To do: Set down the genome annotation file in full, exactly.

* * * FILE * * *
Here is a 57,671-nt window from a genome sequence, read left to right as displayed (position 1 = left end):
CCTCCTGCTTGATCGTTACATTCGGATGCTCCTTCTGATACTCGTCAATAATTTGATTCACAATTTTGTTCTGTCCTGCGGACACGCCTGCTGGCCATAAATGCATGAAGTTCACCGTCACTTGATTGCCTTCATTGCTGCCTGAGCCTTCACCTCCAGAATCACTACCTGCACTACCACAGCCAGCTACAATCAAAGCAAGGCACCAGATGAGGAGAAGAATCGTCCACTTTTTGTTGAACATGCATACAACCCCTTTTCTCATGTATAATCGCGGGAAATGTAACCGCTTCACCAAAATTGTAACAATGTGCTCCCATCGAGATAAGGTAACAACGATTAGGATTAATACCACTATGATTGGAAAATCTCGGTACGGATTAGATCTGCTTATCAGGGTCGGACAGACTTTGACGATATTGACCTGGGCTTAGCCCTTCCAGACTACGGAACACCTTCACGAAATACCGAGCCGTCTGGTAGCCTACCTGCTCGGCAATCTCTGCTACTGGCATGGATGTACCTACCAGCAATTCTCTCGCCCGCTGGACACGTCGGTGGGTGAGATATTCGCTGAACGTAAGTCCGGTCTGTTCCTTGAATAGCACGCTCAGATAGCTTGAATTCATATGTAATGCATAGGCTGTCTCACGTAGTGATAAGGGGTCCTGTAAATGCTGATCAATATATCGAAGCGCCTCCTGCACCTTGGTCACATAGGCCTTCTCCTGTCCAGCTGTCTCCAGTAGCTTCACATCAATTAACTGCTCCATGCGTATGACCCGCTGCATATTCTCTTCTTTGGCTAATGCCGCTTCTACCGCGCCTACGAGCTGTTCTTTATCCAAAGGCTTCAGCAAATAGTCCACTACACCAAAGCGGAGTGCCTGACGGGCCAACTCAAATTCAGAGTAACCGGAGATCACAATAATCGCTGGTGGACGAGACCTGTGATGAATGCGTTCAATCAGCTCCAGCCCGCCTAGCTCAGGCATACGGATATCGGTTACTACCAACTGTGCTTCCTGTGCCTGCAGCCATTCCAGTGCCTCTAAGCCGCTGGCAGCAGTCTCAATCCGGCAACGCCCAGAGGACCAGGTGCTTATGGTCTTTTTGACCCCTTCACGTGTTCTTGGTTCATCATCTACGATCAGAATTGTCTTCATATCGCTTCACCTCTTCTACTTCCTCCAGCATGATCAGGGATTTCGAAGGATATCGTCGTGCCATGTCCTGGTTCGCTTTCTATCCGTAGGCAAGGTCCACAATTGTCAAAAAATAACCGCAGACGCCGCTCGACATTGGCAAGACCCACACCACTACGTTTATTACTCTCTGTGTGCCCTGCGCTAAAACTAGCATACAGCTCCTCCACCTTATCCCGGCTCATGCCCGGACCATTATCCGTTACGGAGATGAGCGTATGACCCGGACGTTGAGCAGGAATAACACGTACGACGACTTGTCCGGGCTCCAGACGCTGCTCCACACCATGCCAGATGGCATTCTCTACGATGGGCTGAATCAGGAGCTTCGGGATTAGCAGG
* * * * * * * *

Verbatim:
Here is a 57,671-nt window from a genome sequence, read left to right as displayed (position 1 = left end):
CCTCCTGCTTGATCGTTACATTCGGATGCTCCTTCTGATACTCGTCAATAATTTGATTCACAATTTTGTTCTGTCCTGCGGACACGCCTGCTGGCCATAAATGCATGAAGTTCACCGTCACTTGATTGCCTTCATTGCTGCCTGAGCCTTCACCTCCAGAATCACTACCTGCACTACCACAGCCAGCTACAATCAAAGCAAGGCACCAGATGAGGAGAAGAATCGTCCACTTTTTGTTGAACATGCATACAACCCCTTTTCTCATGTATAATCGCGGGAAATGTAACCGCTTCACCAAAATTGTAACAATGTGCTCCCATCGAGATAAGGTAACAACGATTAGGATTAATACCACTATGATTGGAAAATCTCGGTACGGATTAGATCTGCTTATCAGGGTCGGACAGACTTTGACGATATTGACCTGGGCTTAGCCCTTCCAGACTACGGAACACCTTCACGAAATACCGAGCCGTCTGGTAGCCTACCTGCTCGGCAATCTCTGCTACTGGCATGGATGTACCTACCAGCAATTCTCTCGCCCGCTGGACACGTCGGTGGGTGAGATATTCGCTGAACGTAAGTCCGGTCTGTTCCTTGAATAGCACGCTCAGATAGCTTGAATTCATATGTAATGCATAGGCTGTCTCACGTAGTGATAAGGGGTCCTGTAAATGCTGATCAATATATCGAAGCGCCTCCTGCACCTTGGTCACATAGGCCTTCTCCTGTCCAGCTGTCTCCAGTAGCTTCACATCAATTAACTGCTCCATGCGTATGACCCGCTGCATATTCTCTTCTTTGGCTAATGCCGCTTCTACCGCGCCTACGAGCTGTTCTTTATCCAAAGGCTTCAGCAAATAGTCCACTACACCAAAGCGGAGTGCCTGACGGGCCAACTCAAATTCAGAGTAACCGGAGATCACAATAATCGCTGGTGGACGAGACCTGTGATGAATGCGTTCAATCAGCTCCAGCCCGCCTAGCTCAGGCATACGGATATCGGTTACTACCAACTGTGCTTCCTGTGCCTGCAGCCATTCCAGTGCCTCTAAGCCGCTGGCAGCAGTCTCAATCCGGCAACGCCCAGAGGACCAGGTGCTTATGGTCTTTTTGACCCCTTCACGTGTTCTTGGTTCATCATCTACGATCAGAATTGTCTTCATATCGCTTCACCTCTTCTACTTCCTCCAGCATGATCAGGGATTTCGAAGGATATCGTCGTGCCATGTCCTGGTTCGCTTTCTATCCGTAGGCAAGGTCCACAATTGTCAAAAAATAACCGCAGACGCCGCTCGACATTGGCAAGACCCACACCACTACGTTTATTACTCTCTGTGTGCCCTGCGCTAAAACTAGCATACAGCTCCTCCACCTTATCCCGGCTCATGCCCGGACCATTATCCGTTACGGAGATGAGCGTATGACCCGGACGTTGAGCAGGAATAACACGTACGACGACTTGTCCGGGCTCCAGACGCTGCTCCACACCATGCCAGATGGCATTCTCTACGATGGGCTGAATCAGGAGCTTCGGGATTAGCAGG